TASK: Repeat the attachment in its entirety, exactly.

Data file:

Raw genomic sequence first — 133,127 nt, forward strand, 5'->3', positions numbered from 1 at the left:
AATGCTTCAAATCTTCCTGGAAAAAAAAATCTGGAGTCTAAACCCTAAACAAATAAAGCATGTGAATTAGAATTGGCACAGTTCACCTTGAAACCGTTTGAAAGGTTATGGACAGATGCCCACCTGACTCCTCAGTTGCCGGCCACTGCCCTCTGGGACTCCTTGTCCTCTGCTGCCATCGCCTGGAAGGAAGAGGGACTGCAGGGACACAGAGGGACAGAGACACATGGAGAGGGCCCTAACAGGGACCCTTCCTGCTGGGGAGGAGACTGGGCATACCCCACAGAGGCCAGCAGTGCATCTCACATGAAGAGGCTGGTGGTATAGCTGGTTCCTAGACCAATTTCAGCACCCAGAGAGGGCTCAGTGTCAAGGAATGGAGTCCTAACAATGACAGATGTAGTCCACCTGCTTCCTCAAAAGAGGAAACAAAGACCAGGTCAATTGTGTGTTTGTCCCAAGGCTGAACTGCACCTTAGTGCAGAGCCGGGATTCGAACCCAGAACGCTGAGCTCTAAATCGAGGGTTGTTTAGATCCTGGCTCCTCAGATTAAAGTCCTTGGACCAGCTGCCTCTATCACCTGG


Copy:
Raw genomic sequence first — 133,127 nt, forward strand, 5'->3', positions numbered from 1 at the left:
AATGCTTCAAATCTTCCTGGAAAAAAAAATCTGGAGTCTAAACCCTAAACAAATAAAGCATGTGAATTAGAATTGGCACAGTTCACCTTGAAACCGTTTGAAAGGTTATGGACAGATGCCCACCTGACTCCTCAGTTGCCGGCCACTGCCCTCTGGGACTCCTTGTCCTCTGCTGCCATCGCCTGGAAGGAAGAGGGACTGCAGGGACACAGAGGGACAGAGACACATGGAGAGGGCCCTAACAGGGACCCTTCCTGCTGGGGAGGAGACTGGGCATACCCCACAGAGGCCAGCAGTGCATCTCACATGAAGAGGCTGGTGGTATAGCTGGTTCCTAGACCAATTTCAGCACCCAGAGAGGGCTCAGTGTCAAGGAATGGAGTCCTAACAATGACAGATGTAGTCCACCTGCTTCCTCAAAAGAGGAAACAAAGACCAGGTCAATTGTGTGTTTGTCCCAAGGCTGAACTGCACCTTAGTGCAGAGCCGGGATTCGAACCCAGAACGCTGAGCTCTAAATCGAGGGTTGTTTAGATCCTGGCTCCTCAGATTAAAGTCCTTGGACCAGCTGCCTCTATCACCTGG